WILLIAMSBURG — The secret to a long, happy marriage can be found in the smiles on the faces of Kazys and Sofia Butkus.
The couple, who are Lithuanian American parishioners of the Church of the Annunciation of the Blessed Virgin Mary in Williamsburg, celebrated their 77th wedding anniversary last month in the best way they know how — by attending the Lithuanian-language Mass at their church.
Kazys, a retired tool and die maker, is 105 years old. His wife, a retired seamstress, is 98.
Every Sunday, they attend the 10 a.m. Mass at the Church of the Annunciation, which celebrates the only weekly Lithuanian Mass in New York City. It is something they have been doing for 70 years.
And they were there as usual on Sunday, Nov. 12, sitting in their favorite pew — third row on the right side as you face the altar.
Their daughter, Astra Butkus, said their secret to their long, happy marriage is simple. “It’s friendship.They are each other’s best friends,” Astra explained.
The couple was married on Oct. 27, 1946, in Germany, where they lived after being forced to flee Lithuania in the early 1940s. The Soviet Union had invaded the country and deported many of its citizens.
Following their marriage, they moved to England for a few years before setting sail to the U.S. aboard the Queen Mary in the early 1950s. They live in Jamaica Hills, Queens, with their daughter Astra, who is their caregiver.
It makes perfect sense that Kazys and Sofia love coming to church. After all, it was faith that brought them together.
They didn’t know each other growing up in Lithuania but met when they were both living in a displaced persons camp in Greven, Germany, after fleeing their homeland.
An estimated 250,000 people fled Lithuania after the Soviet takeover; Germany established 113 displaced persons camps to house them all over the country, including Greven, a town approximately 100 miles from Bonn.
But the Germans were less than hospitable hosts — forcing many of the refugees to work in labor camps, drafting some into the military, and keeping others as prisoners of the state. However, some were permitted to emigrate to other nations.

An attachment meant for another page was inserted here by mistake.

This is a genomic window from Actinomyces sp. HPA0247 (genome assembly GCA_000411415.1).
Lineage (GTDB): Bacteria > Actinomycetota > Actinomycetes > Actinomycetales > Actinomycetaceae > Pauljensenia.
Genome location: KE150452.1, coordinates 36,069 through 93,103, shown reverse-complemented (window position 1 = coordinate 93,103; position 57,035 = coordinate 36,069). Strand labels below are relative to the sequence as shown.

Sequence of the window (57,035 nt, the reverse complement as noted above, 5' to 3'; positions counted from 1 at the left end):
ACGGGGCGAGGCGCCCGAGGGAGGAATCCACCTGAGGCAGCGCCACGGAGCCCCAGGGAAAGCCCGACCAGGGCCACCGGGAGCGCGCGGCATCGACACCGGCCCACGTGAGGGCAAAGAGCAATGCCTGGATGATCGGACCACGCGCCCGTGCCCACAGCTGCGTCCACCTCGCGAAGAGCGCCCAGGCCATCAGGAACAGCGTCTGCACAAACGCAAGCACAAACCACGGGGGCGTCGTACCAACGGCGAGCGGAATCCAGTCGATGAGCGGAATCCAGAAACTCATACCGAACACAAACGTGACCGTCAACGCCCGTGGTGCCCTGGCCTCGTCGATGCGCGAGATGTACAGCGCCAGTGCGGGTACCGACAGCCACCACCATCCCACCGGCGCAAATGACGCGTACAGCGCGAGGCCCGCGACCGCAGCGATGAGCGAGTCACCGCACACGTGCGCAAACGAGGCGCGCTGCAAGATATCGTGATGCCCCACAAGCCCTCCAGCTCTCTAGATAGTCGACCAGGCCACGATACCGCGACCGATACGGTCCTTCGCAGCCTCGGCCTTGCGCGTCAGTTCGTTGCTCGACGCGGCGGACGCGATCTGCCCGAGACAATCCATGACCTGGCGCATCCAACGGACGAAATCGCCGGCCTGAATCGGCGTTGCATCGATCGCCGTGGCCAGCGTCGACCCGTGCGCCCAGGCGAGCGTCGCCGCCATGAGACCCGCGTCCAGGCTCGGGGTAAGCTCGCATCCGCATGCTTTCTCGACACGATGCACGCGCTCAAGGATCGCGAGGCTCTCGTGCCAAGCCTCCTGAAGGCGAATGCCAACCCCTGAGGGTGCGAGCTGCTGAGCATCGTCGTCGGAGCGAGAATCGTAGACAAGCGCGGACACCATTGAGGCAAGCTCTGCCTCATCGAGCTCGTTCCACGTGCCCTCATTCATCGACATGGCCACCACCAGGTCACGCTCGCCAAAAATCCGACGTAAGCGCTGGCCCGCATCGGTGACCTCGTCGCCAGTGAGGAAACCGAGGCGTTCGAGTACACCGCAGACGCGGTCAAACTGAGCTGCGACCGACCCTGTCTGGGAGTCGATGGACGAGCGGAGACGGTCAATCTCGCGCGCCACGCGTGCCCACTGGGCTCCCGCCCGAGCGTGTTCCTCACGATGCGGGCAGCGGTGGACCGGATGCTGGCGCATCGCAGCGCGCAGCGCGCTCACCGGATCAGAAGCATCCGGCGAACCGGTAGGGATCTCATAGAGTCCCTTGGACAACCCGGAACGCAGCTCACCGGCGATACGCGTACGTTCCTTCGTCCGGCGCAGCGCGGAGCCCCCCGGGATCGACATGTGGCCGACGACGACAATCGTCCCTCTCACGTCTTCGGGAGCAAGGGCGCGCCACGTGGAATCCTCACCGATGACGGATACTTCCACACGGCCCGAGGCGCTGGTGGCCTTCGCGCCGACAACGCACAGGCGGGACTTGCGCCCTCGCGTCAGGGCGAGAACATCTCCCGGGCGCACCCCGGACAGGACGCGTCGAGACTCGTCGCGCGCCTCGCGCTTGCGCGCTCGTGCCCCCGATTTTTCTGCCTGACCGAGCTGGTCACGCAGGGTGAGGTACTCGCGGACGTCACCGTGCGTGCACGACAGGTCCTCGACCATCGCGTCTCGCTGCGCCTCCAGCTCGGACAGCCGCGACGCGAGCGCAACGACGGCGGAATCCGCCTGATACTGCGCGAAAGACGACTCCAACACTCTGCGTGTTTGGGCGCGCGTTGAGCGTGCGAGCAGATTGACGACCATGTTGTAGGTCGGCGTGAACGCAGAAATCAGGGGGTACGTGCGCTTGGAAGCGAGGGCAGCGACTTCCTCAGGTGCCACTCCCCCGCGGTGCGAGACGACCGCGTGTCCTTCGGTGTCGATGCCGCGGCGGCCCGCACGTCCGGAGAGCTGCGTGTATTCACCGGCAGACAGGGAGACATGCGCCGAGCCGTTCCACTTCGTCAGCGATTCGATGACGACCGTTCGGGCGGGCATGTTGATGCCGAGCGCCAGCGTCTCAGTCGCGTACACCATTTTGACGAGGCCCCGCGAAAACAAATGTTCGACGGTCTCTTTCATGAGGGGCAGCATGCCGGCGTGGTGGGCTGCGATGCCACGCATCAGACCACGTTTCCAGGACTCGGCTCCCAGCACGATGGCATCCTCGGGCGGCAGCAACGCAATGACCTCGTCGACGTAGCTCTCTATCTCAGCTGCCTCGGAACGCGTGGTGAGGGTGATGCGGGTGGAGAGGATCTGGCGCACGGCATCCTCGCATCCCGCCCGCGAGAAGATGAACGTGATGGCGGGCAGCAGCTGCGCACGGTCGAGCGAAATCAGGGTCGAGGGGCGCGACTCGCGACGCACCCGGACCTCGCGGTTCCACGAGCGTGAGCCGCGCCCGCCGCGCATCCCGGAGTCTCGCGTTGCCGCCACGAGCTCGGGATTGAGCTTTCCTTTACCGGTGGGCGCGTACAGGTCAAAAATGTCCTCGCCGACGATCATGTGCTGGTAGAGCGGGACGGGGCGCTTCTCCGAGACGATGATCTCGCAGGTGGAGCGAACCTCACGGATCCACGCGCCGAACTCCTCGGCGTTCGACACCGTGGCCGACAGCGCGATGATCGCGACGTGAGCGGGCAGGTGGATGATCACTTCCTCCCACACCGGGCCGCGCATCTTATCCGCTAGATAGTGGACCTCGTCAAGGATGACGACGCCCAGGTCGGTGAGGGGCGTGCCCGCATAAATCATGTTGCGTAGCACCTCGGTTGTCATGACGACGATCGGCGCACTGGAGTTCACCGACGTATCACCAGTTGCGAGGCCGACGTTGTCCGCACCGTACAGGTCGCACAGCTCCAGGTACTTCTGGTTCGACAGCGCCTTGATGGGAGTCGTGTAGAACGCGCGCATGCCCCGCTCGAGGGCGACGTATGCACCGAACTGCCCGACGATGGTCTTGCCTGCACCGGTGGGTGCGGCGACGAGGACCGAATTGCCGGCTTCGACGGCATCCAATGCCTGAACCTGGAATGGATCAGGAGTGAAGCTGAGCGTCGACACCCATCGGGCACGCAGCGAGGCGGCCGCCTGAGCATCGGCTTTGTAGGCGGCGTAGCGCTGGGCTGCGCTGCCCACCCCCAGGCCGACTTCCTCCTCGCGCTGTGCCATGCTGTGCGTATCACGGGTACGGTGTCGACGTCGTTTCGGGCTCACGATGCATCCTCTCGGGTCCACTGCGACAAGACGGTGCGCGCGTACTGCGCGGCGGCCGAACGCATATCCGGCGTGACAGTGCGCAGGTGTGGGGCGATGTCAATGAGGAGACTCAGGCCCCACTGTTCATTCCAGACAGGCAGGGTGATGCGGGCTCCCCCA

In the camp, Sofia, who was an orphan, was being looked after by her brother. The sight of this young woman with no parents stirred Kazys’ sympathy as well as his evangelical instincts. “Her brother was not a believer. I talked to her because I thought I could bring faith to her,” he said in Lithuanian, as a fellow Annunciation parishioner translated.
Talking about matters of faith soon led to talking about matters of the heart.
Kazys and Sofia were eventually married and began planning their future together. Their daughter Astra was born while they were living in England. But they knew England wouldn’t be their final destination; they wanted to move to America.
When they made the trans-Atlantic Ocean voyage and settled in Queens, they heard about a church in Brooklyn that had a Lithuanian community — the Church of the Annunciation of the Blessed Virgin Mary — and started attending Mass there.
“They found a home at Annunciation,” said Astra, who sings in the church choir.
As the Butkus’ look back on three-quarters of a century as a married couple, they are amazed at the passage of time. “The years, they go by so quickly,” Sofia said wistfully.
“They are people of few words,” Astra explained. “You can see their love and devotion to each other in their actions. They care for each other and take care of each other.”
They also share a love of poetry. Kazys writes poetry that has been published in Lithuanian newspapers.
On the occasion of their 50th wedding anniversary in 1996, the Butkus’ received a citation from St. Pope John Paul II. Following Kazys’ retirement, the couple traveled to Rome, where they had the opportunity to see St. Pope John Paul II in person. Kazys was thrilled when he got to shake the pontiff’s hand.
Father Valdemaras Lisovski, parochial vicar for Our Lady of Mount Carmel-Annunciation Parish (Annunciation and the Shrine Church of Our Lady of Mount Carmel were merged into one parish), said the Butkus’ serve as an example to their fellow parishioners.
“People should come and stand in line to ask them what is the recipe to be together for 77 years,” Father Lisovski said. “I think it’s respect and love. It is something we need to understand. And they live it every day.”
Faith brought them together and faith is still central to their lives. “We pray together all the time,” Sofia explained. “We pray the rosary every night,” Kazys added.
And every Sunday for as long as they can, they plan to be at the Lithuanian Mass at the Church of the Annunciation of the Blessed Virgin Mary.